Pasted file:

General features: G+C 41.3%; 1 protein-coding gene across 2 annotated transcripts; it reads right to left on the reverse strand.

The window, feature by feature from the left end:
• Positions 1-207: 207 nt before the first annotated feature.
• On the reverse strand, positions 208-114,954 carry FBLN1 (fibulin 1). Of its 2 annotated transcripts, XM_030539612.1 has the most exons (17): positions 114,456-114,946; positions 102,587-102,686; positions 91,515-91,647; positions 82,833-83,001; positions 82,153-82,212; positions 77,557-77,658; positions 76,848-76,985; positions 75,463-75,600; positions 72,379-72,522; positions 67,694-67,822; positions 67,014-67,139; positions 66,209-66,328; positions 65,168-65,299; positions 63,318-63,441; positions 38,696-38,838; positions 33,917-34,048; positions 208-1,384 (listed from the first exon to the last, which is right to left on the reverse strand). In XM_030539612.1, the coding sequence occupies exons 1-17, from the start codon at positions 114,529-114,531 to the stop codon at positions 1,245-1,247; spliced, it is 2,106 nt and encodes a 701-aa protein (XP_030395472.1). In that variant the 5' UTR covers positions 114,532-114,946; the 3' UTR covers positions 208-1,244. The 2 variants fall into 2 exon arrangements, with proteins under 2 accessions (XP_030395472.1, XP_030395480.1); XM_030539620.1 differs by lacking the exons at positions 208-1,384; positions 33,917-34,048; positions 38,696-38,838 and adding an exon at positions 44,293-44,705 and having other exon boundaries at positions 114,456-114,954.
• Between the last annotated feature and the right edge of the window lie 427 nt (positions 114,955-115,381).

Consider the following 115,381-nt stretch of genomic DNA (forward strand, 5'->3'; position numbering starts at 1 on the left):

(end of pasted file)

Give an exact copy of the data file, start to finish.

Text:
General features: G+C 41.3%; 1 protein-coding gene across 2 annotated transcripts; it reads right to left on the reverse strand.

The window, feature by feature from the left end:
• Positions 1-207: 207 nt before the first annotated feature.
• On the reverse strand, positions 208-114,954 carry FBLN1 (fibulin 1). Of its 2 annotated transcripts, XM_030539612.1 has the most exons (17): positions 114,456-114,946; positions 102,587-102,686; positions 91,515-91,647; positions 82,833-83,001; positions 82,153-82,212; positions 77,557-77,658; positions 76,848-76,985; positions 75,463-75,600; positions 72,379-72,522; positions 67,694-67,822; positions 67,014-67,139; positions 66,209-66,328; positions 65,168-65,299; positions 63,318-63,441; positions 38,696-38,838; positions 33,917-34,048; positions 208-1,384 (listed from the first exon to the last, which is right to left on the reverse strand). In XM_030539612.1, the coding sequence occupies exons 1-17, from the start codon at positions 114,529-114,531 to the stop codon at positions 1,245-1,247; spliced, it is 2,106 nt and encodes a 701-aa protein (XP_030395472.1). In that variant the 5' UTR covers positions 114,532-114,946; the 3' UTR covers positions 208-1,244. The 2 variants fall into 2 exon arrangements, with proteins under 2 accessions (XP_030395472.1, XP_030395480.1); XM_030539620.1 differs by lacking the exons at positions 208-1,384; positions 33,917-34,048; positions 38,696-38,838 and adding an exon at positions 44,293-44,705 and having other exon boundaries at positions 114,456-114,954.
• Between the last annotated feature and the right edge of the window lie 427 nt (positions 114,955-115,381).

Consider the following 115,381-nt stretch of genomic DNA (forward strand, 5'->3'; position numbering starts at 1 on the left):